Ridvan celebrates Baha’u’llah’s time in the garden of Ridvan where He publicly declared His station as a Manifestation of God. The Ridvan Festival is 12 days long and is also the time of year where Baha’is elect their governing bodies.
Siria is a thoughtful and joyful singer-songwriter currently based in Edinburgh, Scotland. I have to admit that I have a soft spot for her as when she was a child, her family was in Papua New Guinea with me and my family, and I have so many fond memories of the times I spent with her parents. I was delighted when I heard that she had released her debut album, so I got in touch with her to find out more about her music and why it was important for her to create this album. Here’s what she shared:
Baha’i Blog: Can you tell us a little bit about yourself?
I grew up in eight countries. My parents started out their lives together travel-teaching for the Baha’i Faith in Papua New Guinea, where I was born. I feel like this has left quite an indelible mark on my life and the path I myself have taken. Music and the arts have deep roots in my family, with generations of professional musicians, actors, and singers. From a young age I knew that I had to be surrounded by music and art. Though it has taken me much longer to release my own music than I would have liked, I am thrilled to be sharing much of it now.
Baha’i Blog: Can you tell us a little bit about the album?
The album is a collection of Baha’i prayers and Writings set to music with the exception of track five, an original song inspired by the life of Hand of the Cause Mr. Faizi. Over the past few years, my husband and I worked together on arranging various Writings and prayers to music, and eventually it became clear that we wanted to record these pieces. Initially it was meant to be an EP but as we worked on it, new ideas and arrangements began to flow, and it became clear that we could produce a whole album. Through efforts to meet our neighbours to build friendships and start community building activities, we connected with and became friends with a talented young man who ended up producing the whole album. The whole process really felt divinely guided.
Baha’i Blog: What was the main idea behind the album, and why was it important for you to make it?
I have been wanting to record a devotional album for some time. The prayers and Writings of the Baha’i Faith are so full of mysticism and beautiful imagery, and truly one of the most special and universal ways of sharing them is through music. For years now, I have been setting the Sacred Word to music, and I feel very conscious of the delicate balance between writing music that is both affecting and reverent. I have put a lot of work into crafting melodies and music that strikes this balance, because when people listen to devotional music it’s different from listening to pop or R&B, it’s digested in a different way – or at least I hope it is. So making this album was a chance to share the universal spiritual truths laden in the Baha’i Writings, and put music into the world that can hopefully bring people a sense of peace and hope.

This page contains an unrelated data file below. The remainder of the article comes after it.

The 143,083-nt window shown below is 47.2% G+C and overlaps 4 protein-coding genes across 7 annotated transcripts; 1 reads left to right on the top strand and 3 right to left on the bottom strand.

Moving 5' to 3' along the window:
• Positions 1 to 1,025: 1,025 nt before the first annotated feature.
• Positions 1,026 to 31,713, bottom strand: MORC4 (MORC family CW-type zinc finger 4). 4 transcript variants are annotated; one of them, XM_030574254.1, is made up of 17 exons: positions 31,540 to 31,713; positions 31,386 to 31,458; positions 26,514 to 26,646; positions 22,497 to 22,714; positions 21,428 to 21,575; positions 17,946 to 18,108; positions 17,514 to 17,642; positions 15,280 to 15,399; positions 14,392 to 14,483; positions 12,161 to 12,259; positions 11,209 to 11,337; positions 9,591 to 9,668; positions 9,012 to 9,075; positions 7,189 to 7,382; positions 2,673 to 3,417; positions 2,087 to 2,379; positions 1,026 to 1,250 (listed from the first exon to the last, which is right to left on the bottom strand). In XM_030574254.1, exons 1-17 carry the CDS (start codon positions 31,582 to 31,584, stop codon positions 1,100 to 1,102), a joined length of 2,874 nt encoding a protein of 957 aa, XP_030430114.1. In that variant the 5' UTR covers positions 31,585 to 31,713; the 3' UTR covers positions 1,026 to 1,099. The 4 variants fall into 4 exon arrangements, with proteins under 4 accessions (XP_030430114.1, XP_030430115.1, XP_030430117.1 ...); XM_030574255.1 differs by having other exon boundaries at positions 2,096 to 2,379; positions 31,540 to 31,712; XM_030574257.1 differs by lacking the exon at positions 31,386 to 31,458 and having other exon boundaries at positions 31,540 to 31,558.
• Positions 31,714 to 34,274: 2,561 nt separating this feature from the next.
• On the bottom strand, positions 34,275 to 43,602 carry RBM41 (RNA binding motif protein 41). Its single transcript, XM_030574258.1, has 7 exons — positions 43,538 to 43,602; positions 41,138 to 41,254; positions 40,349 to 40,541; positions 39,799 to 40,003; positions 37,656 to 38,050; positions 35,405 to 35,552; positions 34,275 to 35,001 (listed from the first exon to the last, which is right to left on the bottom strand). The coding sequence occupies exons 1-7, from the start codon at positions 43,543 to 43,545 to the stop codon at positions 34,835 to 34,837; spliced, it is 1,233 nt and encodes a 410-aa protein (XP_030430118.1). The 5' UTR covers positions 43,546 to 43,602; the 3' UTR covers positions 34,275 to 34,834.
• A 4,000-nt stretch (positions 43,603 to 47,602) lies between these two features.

Baha’i Blog: What do you hope listeners will take away from your music?
I hope those who listen will feel surrounded by the heavenly words of the prayers and meditations, and that the music is a source of upliftment, joy, and solace, as well as something that can be shared with family, friends, and neighbours in devotional gatherings and other settings.
Baha’i Blog: What’s something about the album or your music (or the process of making it) that has touched you personally?
It’s the first studio album I’ve ever recorded, and that was special and exciting in itself, but halfway through recording the album and finishing off some of the compositions, I found out I was pregnant with my daughter. Recording the music became even more special, as she was with me for the majority of it. It felt wonderful to know she was listening and taking in the music. Along with the longstanding desire to share the music, it also became a very internal bonding experience between me and my growing child. I had planned to release the album a week before her due date but she had other plans, and came early! So the release of my first album and the birth of my first child coincided, it was meant to be.
Baha’i Blog: How has your being a Baha’i influenced your music?
In every way really. In the Baha’i Writings, music is explained as being a “ladder for the soul” and as giving “wings to the spirit”, and certainly for this album, I really tried to internalize this and then infuse the music with that stirring sense of upliftment that is so present in the Baha’i Writings.
Baha’i Blog: Thank you so much, Siria! Congratulations on the birth of your child and the birth of this wonderful album!
Naysan is passionate about using the arts and media to explore the teachings of the Baha’i Faith. Back in 2011, Naysan started up the Baha’i Blog project, channeling his experiences in both media and technology companies to help create a hub for Baha’i-inspired content online.
Naysa Joon – I’m proud of your experience and accomplishments. I will never forget your parents’ sincere dedication to the Baha’i Faith in Chicago and overseas.
Michael Aminian (March 3, 2021 at 9:19 PM)
Thank you so much Michael jan! I really appreciate your constant love and support!
Naysan Naraqi (March 3, 2021 at 1:44 AM)